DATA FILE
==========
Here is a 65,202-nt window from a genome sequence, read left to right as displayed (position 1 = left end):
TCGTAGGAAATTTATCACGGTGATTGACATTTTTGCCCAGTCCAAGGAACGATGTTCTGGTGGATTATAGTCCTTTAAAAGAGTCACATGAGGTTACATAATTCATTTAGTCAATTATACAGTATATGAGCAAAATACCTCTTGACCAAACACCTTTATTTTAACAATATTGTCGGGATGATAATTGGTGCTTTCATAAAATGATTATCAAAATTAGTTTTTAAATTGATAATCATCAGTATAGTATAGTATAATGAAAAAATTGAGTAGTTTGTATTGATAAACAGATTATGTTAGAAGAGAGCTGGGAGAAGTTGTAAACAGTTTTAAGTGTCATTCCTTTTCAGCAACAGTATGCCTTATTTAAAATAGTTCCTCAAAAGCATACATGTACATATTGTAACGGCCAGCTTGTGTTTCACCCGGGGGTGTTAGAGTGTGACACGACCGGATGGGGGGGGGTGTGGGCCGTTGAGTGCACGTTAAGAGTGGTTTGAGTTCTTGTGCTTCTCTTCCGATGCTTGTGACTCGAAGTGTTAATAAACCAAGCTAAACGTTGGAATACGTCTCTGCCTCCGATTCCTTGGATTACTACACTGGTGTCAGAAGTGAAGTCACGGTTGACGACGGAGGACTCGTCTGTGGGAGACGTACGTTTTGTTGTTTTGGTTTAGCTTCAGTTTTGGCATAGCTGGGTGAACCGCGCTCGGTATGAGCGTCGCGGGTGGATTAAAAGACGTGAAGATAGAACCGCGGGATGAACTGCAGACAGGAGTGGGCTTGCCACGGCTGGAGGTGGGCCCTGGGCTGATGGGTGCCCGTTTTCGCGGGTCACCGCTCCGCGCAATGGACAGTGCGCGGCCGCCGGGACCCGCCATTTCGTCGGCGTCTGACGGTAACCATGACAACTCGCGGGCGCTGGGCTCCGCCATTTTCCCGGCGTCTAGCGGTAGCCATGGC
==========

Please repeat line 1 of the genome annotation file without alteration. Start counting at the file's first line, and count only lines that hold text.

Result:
Here is a 65,202-nt window from a genome sequence, read left to right as displayed (position 1 = left end):